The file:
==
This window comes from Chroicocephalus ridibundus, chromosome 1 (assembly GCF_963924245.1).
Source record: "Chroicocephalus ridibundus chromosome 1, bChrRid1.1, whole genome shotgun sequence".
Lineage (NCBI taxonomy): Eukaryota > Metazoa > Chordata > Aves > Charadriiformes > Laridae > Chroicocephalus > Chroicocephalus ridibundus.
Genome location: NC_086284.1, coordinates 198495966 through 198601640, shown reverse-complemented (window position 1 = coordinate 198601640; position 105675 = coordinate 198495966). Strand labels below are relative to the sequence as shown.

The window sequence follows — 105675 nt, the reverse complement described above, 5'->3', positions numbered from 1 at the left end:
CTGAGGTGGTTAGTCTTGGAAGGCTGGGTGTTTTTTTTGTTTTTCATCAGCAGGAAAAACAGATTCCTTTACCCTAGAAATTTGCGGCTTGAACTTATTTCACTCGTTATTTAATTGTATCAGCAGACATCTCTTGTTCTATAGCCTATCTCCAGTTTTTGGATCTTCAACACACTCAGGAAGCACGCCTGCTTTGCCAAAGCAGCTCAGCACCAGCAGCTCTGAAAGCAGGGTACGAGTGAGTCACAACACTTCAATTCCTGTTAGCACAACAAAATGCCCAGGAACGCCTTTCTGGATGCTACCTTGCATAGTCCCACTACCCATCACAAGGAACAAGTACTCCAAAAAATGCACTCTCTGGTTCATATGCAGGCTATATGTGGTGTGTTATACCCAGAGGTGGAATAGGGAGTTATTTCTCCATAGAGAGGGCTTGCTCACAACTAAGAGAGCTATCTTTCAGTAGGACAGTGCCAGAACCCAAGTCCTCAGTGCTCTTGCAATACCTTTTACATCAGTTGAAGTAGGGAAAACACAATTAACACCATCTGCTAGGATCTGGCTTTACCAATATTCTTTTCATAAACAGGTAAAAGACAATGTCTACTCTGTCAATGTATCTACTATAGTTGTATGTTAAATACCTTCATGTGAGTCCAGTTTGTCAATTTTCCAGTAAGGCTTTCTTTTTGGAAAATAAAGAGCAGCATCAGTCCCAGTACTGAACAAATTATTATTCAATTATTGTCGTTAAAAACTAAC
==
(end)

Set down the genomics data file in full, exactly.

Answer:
This window comes from Chroicocephalus ridibundus, chromosome 1 (assembly GCF_963924245.1).
Source record: "Chroicocephalus ridibundus chromosome 1, bChrRid1.1, whole genome shotgun sequence".
Lineage (NCBI taxonomy): Eukaryota > Metazoa > Chordata > Aves > Charadriiformes > Laridae > Chroicocephalus > Chroicocephalus ridibundus.
Genome location: NC_086284.1, coordinates 198495966 through 198601640, shown reverse-complemented (window position 1 = coordinate 198601640; position 105675 = coordinate 198495966). Strand labels below are relative to the sequence as shown.

The window sequence follows — 105675 nt, the reverse complement described above, 5'->3', positions numbered from 1 at the left end:
CTGAGGTGGTTAGTCTTGGAAGGCTGGGTGTTTTTTTTGTTTTTCATCAGCAGGAAAAACAGATTCCTTTACCCTAGAAATTTGCGGCTTGAACTTATTTCACTCGTTATTTAATTGTATCAGCAGACATCTCTTGTTCTATAGCCTATCTCCAGTTTTTGGATCTTCAACACACTCAGGAAGCACGCCTGCTTTGCCAAAGCAGCTCAGCACCAGCAGCTCTGAAAGCAGGGTACGAGTGAGTCACAACACTTCAATTCCTGTTAGCACAACAAAATGCCCAGGAACGCCTTTCTGGATGCTACCTTGCATAGTCCCACTACCCATCACAAGGAACAAGTACTCCAAAAAATGCACTCTCTGGTTCATATGCAGGCTATATGTGGTGTGTTATACCCAGAGGTGGAATAGGGAGTTATTTCTCCATAGAGAGGGCTTGCTCACAACTAAGAGAGCTATCTTTCAGTAGGACAGTGCCAGAACCCAAGTCCTCAGTGCTCTTGCAATACCTTTTACATCAGTTGAAGTAGGGAAAACACAATTAACACCATCTGCTAGGATCTGGCTTTACCAATATTCTTTTCATAAACAGGTAAAAGACAATGTCTACTCTGTCAATGTATCTACTATAGTTGTATGTTAAATACCTTCATGTGAGTCCAGTTTGTCAATTTTCCAGTAAGGCTTTCTTTTTGGAAAATAAAGAGCAGCATCAGTCCCAGTACTGAACAAATTATTATTCAATTATTGTCGTTAAAAACTAAC